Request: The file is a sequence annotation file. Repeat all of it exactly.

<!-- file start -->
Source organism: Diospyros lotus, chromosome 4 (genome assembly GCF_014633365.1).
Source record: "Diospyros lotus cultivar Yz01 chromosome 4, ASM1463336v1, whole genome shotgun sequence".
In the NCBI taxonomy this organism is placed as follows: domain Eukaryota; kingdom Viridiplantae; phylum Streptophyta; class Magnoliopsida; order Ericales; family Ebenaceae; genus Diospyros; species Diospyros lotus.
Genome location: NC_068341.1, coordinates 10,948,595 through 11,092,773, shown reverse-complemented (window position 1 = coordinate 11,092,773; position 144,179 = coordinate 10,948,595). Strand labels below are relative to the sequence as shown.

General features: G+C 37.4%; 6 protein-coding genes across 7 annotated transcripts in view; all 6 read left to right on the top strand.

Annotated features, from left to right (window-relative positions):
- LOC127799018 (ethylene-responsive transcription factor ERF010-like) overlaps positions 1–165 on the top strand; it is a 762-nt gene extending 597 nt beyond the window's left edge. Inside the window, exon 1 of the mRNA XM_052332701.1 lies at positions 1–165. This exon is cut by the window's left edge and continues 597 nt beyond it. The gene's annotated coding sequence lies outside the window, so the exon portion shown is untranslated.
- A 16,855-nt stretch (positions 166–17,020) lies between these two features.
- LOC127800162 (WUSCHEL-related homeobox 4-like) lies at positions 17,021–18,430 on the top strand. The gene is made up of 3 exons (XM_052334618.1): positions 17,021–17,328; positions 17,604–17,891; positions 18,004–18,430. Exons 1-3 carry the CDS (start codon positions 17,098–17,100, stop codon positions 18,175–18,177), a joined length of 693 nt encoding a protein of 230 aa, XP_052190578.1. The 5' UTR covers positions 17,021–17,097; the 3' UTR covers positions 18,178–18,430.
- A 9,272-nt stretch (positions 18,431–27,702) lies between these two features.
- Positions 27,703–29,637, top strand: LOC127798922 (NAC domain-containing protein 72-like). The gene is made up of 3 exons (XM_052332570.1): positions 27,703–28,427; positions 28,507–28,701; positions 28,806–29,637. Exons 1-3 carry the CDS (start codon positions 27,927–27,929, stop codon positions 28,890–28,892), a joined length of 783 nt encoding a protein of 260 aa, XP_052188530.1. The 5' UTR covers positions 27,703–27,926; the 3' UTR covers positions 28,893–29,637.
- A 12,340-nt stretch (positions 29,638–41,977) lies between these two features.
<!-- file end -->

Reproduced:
Source organism: Diospyros lotus, chromosome 4 (genome assembly GCF_014633365.1).
Source record: "Diospyros lotus cultivar Yz01 chromosome 4, ASM1463336v1, whole genome shotgun sequence".
In the NCBI taxonomy this organism is placed as follows: domain Eukaryota; kingdom Viridiplantae; phylum Streptophyta; class Magnoliopsida; order Ericales; family Ebenaceae; genus Diospyros; species Diospyros lotus.
Genome location: NC_068341.1, coordinates 10,948,595 through 11,092,773, shown reverse-complemented (window position 1 = coordinate 11,092,773; position 144,179 = coordinate 10,948,595). Strand labels below are relative to the sequence as shown.

General features: G+C 37.4%; 6 protein-coding genes across 7 annotated transcripts in view; all 6 read left to right on the top strand.

Annotated features, from left to right (window-relative positions):
- LOC127799018 (ethylene-responsive transcription factor ERF010-like) overlaps positions 1–165 on the top strand; it is a 762-nt gene extending 597 nt beyond the window's left edge. Inside the window, exon 1 of the mRNA XM_052332701.1 lies at positions 1–165. This exon is cut by the window's left edge and continues 597 nt beyond it. The gene's annotated coding sequence lies outside the window, so the exon portion shown is untranslated.
- A 16,855-nt stretch (positions 166–17,020) lies between these two features.
- LOC127800162 (WUSCHEL-related homeobox 4-like) lies at positions 17,021–18,430 on the top strand. The gene is made up of 3 exons (XM_052334618.1): positions 17,021–17,328; positions 17,604–17,891; positions 18,004–18,430. Exons 1-3 carry the CDS (start codon positions 17,098–17,100, stop codon positions 18,175–18,177), a joined length of 693 nt encoding a protein of 230 aa, XP_052190578.1. The 5' UTR covers positions 17,021–17,097; the 3' UTR covers positions 18,178–18,430.
- A 9,272-nt stretch (positions 18,431–27,702) lies between these two features.
- Positions 27,703–29,637, top strand: LOC127798922 (NAC domain-containing protein 72-like). The gene is made up of 3 exons (XM_052332570.1): positions 27,703–28,427; positions 28,507–28,701; positions 28,806–29,637. Exons 1-3 carry the CDS (start codon positions 27,927–27,929, stop codon positions 28,890–28,892), a joined length of 783 nt encoding a protein of 260 aa, XP_052188530.1. The 5' UTR covers positions 27,703–27,926; the 3' UTR covers positions 28,893–29,637.
- A 12,340-nt stretch (positions 29,638–41,977) lies between these two features.